Light sabres, hyper speed and droids – how do they all connect with the latest accelerator research? With the imminent launch of “The Last Jedi”, Professor Carsten Welsch, Head of Physics at the University of Liverpool and Head of Communication for the Cockcroft Institute, has explored the “Physics of Star Wars” in an event on 27th November designed to introduce cutting-edge accelerator science to hundreds of secondary school children, undergraduate and PhD students, as well as university staff.
Prof Carsten Welsch presenting the ‘Physics of Star Wars’ (image credit QUASAR Group)
The day started with a lecture which first presented iconic scenes from the movies to then explain what is possible with current technology and what remains fiction. For example, a lightsabre, as shown in the film, wouldn’t be possible according to the laws of physics, but there are many exciting applications using lasers. There is a link to advances in lasers and laser acceleration being studied by an international collaboration within the EuPRAXIA project. This programme is developing the world’s first plasma accelerator with industry beam quality. It uses a high intensity laser pulse to drive an electron beam and accelerate this to high energies. Applications in science or industry that are close to a light sabre include for example 3D printing of metals and laser cutting.
Professor Welsch said: “In the very first movie from 1977, the rebels have used proton torpedoes that make the Death Star explode as their lasers wouldn’t penetrate the shields. I linked that to our use of ‘proton torpedoes’ in cancer therapy. Within the pan-European OMA project we are using proton beams to target something that is hidden very deep inside the body and very difficult to target and destroy.”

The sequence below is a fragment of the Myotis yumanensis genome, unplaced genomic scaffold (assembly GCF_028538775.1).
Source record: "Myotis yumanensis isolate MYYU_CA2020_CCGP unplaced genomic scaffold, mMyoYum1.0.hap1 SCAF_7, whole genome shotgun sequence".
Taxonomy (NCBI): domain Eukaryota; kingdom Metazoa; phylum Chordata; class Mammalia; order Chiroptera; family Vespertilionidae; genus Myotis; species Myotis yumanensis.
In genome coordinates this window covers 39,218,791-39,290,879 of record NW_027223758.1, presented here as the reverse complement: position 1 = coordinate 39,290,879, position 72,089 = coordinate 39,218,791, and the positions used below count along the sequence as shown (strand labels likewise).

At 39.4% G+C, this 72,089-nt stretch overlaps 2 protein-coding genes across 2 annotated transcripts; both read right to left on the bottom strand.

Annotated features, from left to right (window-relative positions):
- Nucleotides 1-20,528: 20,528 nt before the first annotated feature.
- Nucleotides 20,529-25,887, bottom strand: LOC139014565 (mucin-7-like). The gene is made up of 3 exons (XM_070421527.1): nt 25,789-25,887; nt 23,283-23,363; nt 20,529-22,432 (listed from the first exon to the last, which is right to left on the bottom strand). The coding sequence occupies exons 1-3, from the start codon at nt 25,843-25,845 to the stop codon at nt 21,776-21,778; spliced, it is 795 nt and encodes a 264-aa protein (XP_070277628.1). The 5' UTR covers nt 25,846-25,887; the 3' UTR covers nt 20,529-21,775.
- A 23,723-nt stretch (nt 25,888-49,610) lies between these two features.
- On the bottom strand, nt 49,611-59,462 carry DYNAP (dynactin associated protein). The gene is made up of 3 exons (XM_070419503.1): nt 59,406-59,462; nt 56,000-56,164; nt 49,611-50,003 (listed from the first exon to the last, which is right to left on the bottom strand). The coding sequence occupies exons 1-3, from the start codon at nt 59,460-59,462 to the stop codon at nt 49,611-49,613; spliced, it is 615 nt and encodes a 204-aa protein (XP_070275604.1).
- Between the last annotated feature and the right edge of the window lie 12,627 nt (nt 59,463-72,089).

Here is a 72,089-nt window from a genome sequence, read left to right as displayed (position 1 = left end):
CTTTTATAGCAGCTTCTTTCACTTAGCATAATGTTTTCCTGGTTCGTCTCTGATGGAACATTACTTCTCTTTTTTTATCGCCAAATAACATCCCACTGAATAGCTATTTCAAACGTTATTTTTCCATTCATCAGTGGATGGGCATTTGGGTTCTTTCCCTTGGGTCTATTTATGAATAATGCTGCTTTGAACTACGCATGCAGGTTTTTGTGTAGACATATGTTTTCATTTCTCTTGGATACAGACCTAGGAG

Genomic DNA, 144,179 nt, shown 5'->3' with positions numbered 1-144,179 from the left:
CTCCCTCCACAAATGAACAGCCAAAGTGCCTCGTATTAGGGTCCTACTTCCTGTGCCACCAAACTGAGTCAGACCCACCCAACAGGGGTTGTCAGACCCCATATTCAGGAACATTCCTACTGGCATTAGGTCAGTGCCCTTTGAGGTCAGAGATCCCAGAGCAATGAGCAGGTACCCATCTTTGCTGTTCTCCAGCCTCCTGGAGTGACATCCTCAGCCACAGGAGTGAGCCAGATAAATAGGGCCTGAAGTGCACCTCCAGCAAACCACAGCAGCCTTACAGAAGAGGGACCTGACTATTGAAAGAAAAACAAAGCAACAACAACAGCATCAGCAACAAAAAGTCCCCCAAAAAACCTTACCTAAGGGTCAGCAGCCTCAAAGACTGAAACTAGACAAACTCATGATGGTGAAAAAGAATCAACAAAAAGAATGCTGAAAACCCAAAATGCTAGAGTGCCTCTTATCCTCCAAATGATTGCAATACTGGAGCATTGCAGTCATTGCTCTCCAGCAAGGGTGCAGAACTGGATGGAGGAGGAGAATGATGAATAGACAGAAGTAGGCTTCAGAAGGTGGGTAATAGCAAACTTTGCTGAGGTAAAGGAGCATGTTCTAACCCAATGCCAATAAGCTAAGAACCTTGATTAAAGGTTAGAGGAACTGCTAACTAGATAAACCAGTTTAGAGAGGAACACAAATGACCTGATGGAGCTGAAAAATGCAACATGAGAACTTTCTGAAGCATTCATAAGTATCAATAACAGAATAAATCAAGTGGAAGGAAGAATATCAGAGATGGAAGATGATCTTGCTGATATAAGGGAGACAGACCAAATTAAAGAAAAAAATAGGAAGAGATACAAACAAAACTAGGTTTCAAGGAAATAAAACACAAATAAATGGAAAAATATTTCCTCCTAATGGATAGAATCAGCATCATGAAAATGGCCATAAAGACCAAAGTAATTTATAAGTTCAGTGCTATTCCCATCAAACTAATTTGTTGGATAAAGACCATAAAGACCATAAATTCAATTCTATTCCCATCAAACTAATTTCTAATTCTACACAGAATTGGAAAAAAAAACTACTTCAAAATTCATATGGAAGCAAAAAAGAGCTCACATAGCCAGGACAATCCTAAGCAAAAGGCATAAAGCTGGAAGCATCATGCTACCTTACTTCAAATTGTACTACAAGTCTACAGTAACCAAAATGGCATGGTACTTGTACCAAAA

OMA Fellow Jacinta Yab explaining the use of ‘proton torpedoes’ in cancer therapy (image credit QUASAR Group)
The light and dark side of the Force in Star Wars was an ideal opportunity to talk about matter and antimatter interactions which are currently being explored at CERN’s AD and ELENA storage rings, as well as within the brand-new Marie Sklodowska-Curie research network AVA. Finally, participants learned about how high energy colliders, such as the LHC, its high luminosity upgrade or a potential Future Circular Collider (FCC) as it is being studied within the EuroCirCol project, can provide fantastic opportunities to study the force(s).
High school students participating in hands-on activities during ‘Physics of Star Wars’ event. (image credit QUASAR Group)
After the lecture, all participants were given the opportunity to understand the science behind Star Wars through numerous hands-on activities in the university’s award-winning Central Teaching Laboratory. This included laser graffiti, augmented reality experiments with Star Wars droids and virtual accelerators using AcceleratAR, and even two full-scale planetariums which fully immersed participants into the world of Star Wars, deflecting charged particle beams using Helmholtz coils.
Professor Welsch and members of his QUASAR Group had the kind permission of Lucasfilm to use film excerpts; these were complemented by Lego Star Wars models, a real cantina as found in the movies, storm troopers and even Darth Vader himself! Many photographs from the exciting day can be found on Twitter at https://twitter.com/livuniphysics
Lucasfilm had no involvement in the preparation or delivery of the event which was organised only by staff and students from the University of Liverpool.